Tuesday, February 22, 2005

Something Really Stinks Here

I haven't seen much about this in the blogosphere, but it's been all over the midday talk radio shows (or at least the ones that I catch little snippets of between schools): the teacher in Ohio who made a kid spray himself with Lysol in front of the whole class:
ELYRIA, Ohio (AP) — A school district was sued by parents who say their son's fourth-grade teacher made the boy spray himself with Lysol in front of classmates because of body odor.
The lawsuit was filed Wednesday in Lorain County Common Pleas Court against the Sheffield-Sheffield Lake district in suburban Cleveland. It asks for $50,000 in damages for public humiliation and subsequent harassment by classmates.
As always, read the whole thing.

Now it goes without saying that the teacher was wrong here. Kids get humiliated enough in school by other kids; if the teacher joins in, or, as in this case, instigates it, then the kid has nowhere to turn. But one of the talk-show hosts had a good point: Did anyone talk to the parents in this case to find out why the kid showed up to school stinky in the first place? Was it poor hygiene? A lack of clean clothes? Malnutrition? Or was it something he just couldn't help?

I actually taught a stinky kid for a while (and you can imagine what that was like in a stuffy little 8'x8' practice room!). I never knew the cause of his stench, or even if he was aware of the problem. Everyone else was; other kids would say, "Eww, you're teaching (name deleted) next? I'm sorry!" I think he was the last lesson before lunch, so nobody had to directly follow him. But after hearing this case, I wonder now if anyone did contact the parents of this kid, because even the classroom teachers had to know. Still, there were about 257 more tactful ways that situation could be handled than it was in Ohio.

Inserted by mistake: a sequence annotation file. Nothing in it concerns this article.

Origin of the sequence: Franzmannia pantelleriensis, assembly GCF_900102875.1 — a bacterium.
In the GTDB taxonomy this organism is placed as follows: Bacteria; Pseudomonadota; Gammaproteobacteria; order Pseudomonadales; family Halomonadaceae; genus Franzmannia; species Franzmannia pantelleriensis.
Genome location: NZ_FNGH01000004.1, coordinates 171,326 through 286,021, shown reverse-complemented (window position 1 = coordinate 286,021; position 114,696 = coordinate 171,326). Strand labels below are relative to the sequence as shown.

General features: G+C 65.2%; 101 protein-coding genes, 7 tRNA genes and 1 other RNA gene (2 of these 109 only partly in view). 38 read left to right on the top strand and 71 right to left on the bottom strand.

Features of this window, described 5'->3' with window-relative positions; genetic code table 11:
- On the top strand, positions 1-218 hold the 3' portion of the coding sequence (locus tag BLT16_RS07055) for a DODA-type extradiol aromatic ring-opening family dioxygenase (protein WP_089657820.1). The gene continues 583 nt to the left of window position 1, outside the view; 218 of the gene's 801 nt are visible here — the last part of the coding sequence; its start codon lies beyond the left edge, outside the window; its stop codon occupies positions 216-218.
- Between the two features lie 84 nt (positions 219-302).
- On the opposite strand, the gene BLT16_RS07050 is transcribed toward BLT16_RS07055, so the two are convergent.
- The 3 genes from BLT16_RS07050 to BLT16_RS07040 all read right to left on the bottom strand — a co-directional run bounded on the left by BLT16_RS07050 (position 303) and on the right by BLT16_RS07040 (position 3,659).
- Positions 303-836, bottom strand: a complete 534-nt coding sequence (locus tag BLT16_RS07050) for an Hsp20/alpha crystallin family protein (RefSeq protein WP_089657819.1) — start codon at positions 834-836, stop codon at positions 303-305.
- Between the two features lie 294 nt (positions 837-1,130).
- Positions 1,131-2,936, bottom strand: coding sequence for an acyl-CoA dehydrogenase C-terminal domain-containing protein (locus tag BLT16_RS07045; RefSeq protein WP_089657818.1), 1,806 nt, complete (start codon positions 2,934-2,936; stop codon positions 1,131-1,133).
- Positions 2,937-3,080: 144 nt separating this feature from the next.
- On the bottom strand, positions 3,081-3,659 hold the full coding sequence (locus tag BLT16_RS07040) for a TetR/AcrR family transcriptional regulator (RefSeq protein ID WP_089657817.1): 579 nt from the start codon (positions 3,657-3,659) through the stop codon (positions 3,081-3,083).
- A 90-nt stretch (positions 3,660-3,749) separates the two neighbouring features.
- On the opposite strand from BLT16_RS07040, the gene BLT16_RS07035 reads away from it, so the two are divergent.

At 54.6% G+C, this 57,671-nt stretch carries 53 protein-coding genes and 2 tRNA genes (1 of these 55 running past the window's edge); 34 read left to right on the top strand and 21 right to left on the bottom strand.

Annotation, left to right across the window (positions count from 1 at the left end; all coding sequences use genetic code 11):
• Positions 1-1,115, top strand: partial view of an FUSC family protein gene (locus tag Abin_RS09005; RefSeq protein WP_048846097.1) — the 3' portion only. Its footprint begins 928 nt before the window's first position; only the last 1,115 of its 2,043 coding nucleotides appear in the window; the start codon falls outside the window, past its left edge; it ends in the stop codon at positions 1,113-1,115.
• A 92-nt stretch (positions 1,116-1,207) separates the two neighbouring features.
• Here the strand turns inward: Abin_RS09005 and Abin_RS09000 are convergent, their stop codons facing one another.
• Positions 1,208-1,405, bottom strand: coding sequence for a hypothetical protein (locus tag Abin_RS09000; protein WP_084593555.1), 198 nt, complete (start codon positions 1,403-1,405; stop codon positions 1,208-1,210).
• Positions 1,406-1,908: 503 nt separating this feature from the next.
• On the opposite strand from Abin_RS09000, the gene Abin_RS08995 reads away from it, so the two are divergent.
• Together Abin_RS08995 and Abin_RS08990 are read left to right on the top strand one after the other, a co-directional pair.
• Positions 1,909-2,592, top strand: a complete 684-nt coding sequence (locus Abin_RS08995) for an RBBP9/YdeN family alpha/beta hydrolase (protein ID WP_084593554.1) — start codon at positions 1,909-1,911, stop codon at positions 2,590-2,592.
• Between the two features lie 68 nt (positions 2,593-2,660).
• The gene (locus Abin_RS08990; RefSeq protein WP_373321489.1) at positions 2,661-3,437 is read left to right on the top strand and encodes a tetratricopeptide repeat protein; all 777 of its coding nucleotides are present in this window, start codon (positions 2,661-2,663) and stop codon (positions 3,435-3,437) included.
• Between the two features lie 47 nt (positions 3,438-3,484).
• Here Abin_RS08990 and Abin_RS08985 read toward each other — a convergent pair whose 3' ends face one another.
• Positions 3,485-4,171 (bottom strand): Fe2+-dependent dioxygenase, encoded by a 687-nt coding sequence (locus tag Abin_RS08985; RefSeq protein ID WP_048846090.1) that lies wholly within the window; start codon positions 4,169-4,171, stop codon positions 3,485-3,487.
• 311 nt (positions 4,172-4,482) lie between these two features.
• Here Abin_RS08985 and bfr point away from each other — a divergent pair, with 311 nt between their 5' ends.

Anybody disagree with me? Think the teacher was justified? Comment away... (I'm also curious as to why, if this happened nearly two years ago as the story said, the lawsuit if just being filed now.)

The $120 nap: I'm at home now because, as I mentioned yesterday, they're giving the TAKS test at all my schools. I guess the timing couldn't have been any better, though, as I try to shake this allergy thing. Cost of eight missed lessons: $120. The chance to relax some more and get caught up on my backlog of work: Priceless. Still, things will get back to "normal" (whatever that is) soon enough, and I may not be able to post every day like I have been (even though my Site Meter numbers are slightly up since I started that), but I will pop on at least every other day like before...so check by every day just in case, will ya?

This rules: Someone has made a book of the Shotgun Rules and posted it online; very cool. I noted with interest the "barefoot rule," which says that everyone can't just grab their shoes and jump outside to call Shotgun; all shoes must be put on first. Since I live in a house where nearly everyone walks around unshod, I'm surprised nobody ever tried that. (And with Kevmobile 1.2 being a Civic, you'd best believe that Shotgun wars go on every time we leave the house in large groups; I'll never forget the time that Halfling (who's 5'7") won one, forcing the 6'4" Dingus to ride in the back all the way to Denton.)

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